Universal HIV testing and immediate antiretroviral treatment (ART) following diagnosis of HIV infection could reduce the number of people developing full-blown AIDS by up to 95 percent within 10 years, according to a new World Health Organization (WHO) study.
The study also found that such a strategy could virtually eliminate HIV transmission.
Scientists developed a computer modelling to project what would happen if everyone over 15 was tested every year.
They found that diagnosis and immediate treatment with anti-retroviral drugs could reduce cases of AIDS in a generalised epidemic from 20 in 1,000 people to just one in 1,000 within 10 years.
They also found that the strategy could virtually eliminate HIV transmission and new infection.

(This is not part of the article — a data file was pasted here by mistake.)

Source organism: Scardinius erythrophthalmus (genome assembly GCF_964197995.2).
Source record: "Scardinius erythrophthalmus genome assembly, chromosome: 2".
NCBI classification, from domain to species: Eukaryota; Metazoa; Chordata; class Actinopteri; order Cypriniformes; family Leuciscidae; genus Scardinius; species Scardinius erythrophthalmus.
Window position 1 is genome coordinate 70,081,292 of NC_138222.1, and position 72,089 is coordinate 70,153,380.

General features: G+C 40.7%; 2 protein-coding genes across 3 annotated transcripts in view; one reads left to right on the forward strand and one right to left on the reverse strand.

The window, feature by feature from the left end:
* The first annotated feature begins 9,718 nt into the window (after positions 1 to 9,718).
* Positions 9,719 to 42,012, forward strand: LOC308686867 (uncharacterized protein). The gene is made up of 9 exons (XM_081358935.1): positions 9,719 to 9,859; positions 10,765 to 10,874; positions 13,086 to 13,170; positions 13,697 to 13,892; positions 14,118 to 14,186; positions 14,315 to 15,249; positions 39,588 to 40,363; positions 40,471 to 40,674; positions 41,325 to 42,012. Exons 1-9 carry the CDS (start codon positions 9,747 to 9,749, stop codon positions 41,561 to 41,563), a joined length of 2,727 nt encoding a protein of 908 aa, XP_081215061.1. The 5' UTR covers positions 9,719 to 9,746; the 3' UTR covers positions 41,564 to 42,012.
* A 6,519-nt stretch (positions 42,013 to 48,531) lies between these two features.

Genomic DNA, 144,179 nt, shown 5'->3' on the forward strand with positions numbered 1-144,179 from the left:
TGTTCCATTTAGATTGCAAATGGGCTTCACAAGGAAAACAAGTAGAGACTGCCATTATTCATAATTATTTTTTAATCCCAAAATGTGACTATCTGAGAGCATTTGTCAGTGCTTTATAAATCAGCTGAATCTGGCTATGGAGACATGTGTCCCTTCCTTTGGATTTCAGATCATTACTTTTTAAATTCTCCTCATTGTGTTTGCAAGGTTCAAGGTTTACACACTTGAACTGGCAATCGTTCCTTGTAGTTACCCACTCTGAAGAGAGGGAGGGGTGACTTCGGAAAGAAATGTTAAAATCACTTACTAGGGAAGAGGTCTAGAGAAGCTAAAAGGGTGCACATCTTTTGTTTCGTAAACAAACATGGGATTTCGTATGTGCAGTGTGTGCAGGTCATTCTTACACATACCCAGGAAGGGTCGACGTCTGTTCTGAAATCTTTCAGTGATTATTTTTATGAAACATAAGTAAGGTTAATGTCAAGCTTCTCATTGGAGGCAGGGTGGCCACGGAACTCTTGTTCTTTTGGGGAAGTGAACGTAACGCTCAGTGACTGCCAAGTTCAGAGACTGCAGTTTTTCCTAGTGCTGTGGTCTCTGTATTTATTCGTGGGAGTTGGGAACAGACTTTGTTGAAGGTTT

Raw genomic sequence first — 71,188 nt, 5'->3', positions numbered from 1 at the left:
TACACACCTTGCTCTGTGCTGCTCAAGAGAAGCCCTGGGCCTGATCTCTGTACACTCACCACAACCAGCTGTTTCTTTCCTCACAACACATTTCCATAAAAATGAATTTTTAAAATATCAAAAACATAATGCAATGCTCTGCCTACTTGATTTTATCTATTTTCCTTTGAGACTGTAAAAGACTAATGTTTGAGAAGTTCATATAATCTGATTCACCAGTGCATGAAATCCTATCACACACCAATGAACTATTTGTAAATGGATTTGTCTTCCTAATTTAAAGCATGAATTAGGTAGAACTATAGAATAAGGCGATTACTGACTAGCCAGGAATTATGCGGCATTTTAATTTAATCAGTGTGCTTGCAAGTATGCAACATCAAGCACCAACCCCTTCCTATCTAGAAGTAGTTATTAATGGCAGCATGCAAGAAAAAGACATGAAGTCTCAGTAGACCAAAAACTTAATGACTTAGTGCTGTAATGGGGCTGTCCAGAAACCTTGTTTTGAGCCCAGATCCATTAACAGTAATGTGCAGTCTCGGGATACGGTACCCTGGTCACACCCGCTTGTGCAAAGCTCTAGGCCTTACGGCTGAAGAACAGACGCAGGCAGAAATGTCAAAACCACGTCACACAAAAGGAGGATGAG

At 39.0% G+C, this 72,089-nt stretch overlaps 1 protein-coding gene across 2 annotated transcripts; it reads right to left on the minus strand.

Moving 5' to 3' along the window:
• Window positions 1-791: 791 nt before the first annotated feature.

However, the WHO warns that the feasibility of universal testing is challenged by weak health systems.
It cautions that giving treatment to patients who are not yet sick may increase drug resistance, while the side effects of taking Aids treatment drugs for very long periods are as yet unknown but could be severe.
"At its best, the strategy would prevent morbidity and mortality for the population, both through better treatment of the individual and reduced spread of HIV," BBC quoted quoted Dr Geoffrey Garnett, from Imperial College London, as stating in The Lancet.
"At its worst, the strategy will involve over-testing, over-treatment, side effects, resistance, and potentially reduced autonomy of the individual in their choices of care," Garnett added.